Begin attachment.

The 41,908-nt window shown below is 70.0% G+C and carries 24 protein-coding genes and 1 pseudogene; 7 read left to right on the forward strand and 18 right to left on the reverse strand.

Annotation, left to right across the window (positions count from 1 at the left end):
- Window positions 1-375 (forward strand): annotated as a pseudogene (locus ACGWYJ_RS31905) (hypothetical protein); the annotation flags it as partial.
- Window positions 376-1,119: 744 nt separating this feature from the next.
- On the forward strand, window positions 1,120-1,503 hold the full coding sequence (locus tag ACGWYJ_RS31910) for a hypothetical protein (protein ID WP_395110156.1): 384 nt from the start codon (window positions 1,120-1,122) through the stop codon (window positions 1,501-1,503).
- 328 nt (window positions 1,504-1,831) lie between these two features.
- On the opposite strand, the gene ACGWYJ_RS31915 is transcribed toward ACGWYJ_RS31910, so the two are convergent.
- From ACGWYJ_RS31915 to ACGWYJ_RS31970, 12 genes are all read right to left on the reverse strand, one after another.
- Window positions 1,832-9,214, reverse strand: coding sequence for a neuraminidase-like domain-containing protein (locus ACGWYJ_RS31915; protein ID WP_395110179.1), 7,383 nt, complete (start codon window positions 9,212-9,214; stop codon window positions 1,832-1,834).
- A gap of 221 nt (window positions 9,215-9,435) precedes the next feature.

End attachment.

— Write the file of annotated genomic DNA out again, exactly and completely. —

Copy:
The 41,908-nt window shown below is 70.0% G+C and carries 24 protein-coding genes and 1 pseudogene; 7 read left to right on the forward strand and 18 right to left on the reverse strand.

Annotation, left to right across the window (positions count from 1 at the left end):
- Window positions 1-375 (forward strand): annotated as a pseudogene (locus ACGWYJ_RS31905) (hypothetical protein); the annotation flags it as partial.
- Window positions 376-1,119: 744 nt separating this feature from the next.
- On the forward strand, window positions 1,120-1,503 hold the full coding sequence (locus tag ACGWYJ_RS31910) for a hypothetical protein (protein ID WP_395110156.1): 384 nt from the start codon (window positions 1,120-1,122) through the stop codon (window positions 1,501-1,503).
- 328 nt (window positions 1,504-1,831) lie between these two features.
- On the opposite strand, the gene ACGWYJ_RS31915 is transcribed toward ACGWYJ_RS31910, so the two are convergent.
- From ACGWYJ_RS31915 to ACGWYJ_RS31970, 12 genes are all read right to left on the reverse strand, one after another.
- Window positions 1,832-9,214, reverse strand: coding sequence for a neuraminidase-like domain-containing protein (locus ACGWYJ_RS31915; protein ID WP_395110179.1), 7,383 nt, complete (start codon window positions 9,212-9,214; stop codon window positions 1,832-1,834).
- A gap of 221 nt (window positions 9,215-9,435) precedes the next feature.